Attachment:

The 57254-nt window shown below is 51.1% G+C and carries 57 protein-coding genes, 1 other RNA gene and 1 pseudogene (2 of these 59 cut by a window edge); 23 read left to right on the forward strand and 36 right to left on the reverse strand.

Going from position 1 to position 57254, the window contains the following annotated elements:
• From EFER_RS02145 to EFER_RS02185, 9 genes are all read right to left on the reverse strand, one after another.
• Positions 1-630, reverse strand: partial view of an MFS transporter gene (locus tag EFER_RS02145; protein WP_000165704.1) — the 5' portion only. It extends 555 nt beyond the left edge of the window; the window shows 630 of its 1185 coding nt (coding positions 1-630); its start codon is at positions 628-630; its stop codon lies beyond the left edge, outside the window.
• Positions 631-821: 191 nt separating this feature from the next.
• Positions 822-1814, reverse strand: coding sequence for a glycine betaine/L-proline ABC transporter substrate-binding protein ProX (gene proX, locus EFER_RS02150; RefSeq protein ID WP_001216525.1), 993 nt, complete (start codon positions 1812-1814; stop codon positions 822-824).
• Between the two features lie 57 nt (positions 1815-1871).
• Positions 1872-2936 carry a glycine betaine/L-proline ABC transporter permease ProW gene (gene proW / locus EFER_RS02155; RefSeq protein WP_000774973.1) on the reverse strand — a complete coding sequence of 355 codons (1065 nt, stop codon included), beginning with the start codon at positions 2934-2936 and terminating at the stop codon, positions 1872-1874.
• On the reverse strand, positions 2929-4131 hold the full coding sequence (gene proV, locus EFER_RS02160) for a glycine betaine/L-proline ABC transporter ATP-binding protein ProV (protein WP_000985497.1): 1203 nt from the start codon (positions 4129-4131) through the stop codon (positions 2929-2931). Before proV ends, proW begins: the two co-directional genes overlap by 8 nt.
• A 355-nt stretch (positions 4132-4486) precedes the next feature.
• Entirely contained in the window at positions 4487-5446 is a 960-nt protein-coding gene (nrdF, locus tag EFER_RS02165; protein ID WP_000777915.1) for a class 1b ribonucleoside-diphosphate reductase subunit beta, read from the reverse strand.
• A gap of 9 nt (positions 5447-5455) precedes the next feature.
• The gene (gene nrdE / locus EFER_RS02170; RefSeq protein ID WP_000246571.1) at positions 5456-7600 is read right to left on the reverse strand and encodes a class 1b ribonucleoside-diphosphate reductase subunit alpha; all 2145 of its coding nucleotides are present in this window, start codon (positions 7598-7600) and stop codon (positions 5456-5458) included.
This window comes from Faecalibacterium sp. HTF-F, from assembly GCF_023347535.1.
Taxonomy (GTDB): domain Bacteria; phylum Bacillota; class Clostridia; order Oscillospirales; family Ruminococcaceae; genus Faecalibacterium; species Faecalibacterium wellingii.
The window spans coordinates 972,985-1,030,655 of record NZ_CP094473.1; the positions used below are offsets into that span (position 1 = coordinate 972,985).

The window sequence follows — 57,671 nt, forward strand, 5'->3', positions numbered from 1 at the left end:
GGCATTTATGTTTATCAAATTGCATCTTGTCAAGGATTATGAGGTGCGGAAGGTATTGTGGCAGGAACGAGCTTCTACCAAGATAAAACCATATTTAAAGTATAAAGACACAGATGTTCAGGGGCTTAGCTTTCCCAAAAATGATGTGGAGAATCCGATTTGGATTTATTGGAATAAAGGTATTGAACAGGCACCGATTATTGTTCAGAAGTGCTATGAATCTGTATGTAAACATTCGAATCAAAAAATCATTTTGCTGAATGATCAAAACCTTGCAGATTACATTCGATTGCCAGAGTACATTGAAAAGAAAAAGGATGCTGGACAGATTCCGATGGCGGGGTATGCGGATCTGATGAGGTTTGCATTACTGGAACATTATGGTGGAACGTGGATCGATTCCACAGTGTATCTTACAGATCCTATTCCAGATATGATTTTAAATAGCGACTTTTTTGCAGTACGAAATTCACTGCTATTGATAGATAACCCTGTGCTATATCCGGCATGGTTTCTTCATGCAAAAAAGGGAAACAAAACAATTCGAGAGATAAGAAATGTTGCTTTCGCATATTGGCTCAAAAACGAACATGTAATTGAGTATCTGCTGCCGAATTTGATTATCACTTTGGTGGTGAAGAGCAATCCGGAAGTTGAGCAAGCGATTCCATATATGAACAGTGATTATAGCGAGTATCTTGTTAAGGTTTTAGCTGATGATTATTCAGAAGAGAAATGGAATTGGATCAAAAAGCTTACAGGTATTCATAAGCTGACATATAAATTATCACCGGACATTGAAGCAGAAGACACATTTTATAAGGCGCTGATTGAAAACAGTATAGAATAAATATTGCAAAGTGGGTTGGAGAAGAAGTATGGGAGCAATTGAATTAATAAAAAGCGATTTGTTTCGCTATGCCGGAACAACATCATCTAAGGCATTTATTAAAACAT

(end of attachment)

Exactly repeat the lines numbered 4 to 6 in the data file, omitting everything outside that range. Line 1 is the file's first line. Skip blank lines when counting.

• Positions 1-630, reverse strand: partial view of an MFS transporter gene (locus tag EFER_RS02145; protein WP_000165704.1) — the 5' portion only. It extends 555 nt beyond the left edge of the window; the window shows 630 of its 1185 coding nt (coding positions 1-630); its start codon is at positions 628-630; its stop codon lies beyond the left edge, outside the window.
• Positions 631-821: 191 nt separating this feature from the next.
• Positions 822-1814, reverse strand: coding sequence for a glycine betaine/L-proline ABC transporter substrate-binding protein ProX (gene proX, locus EFER_RS02150; RefSeq protein ID WP_001216525.1), 993 nt, complete (start codon positions 1812-1814; stop codon positions 822-824).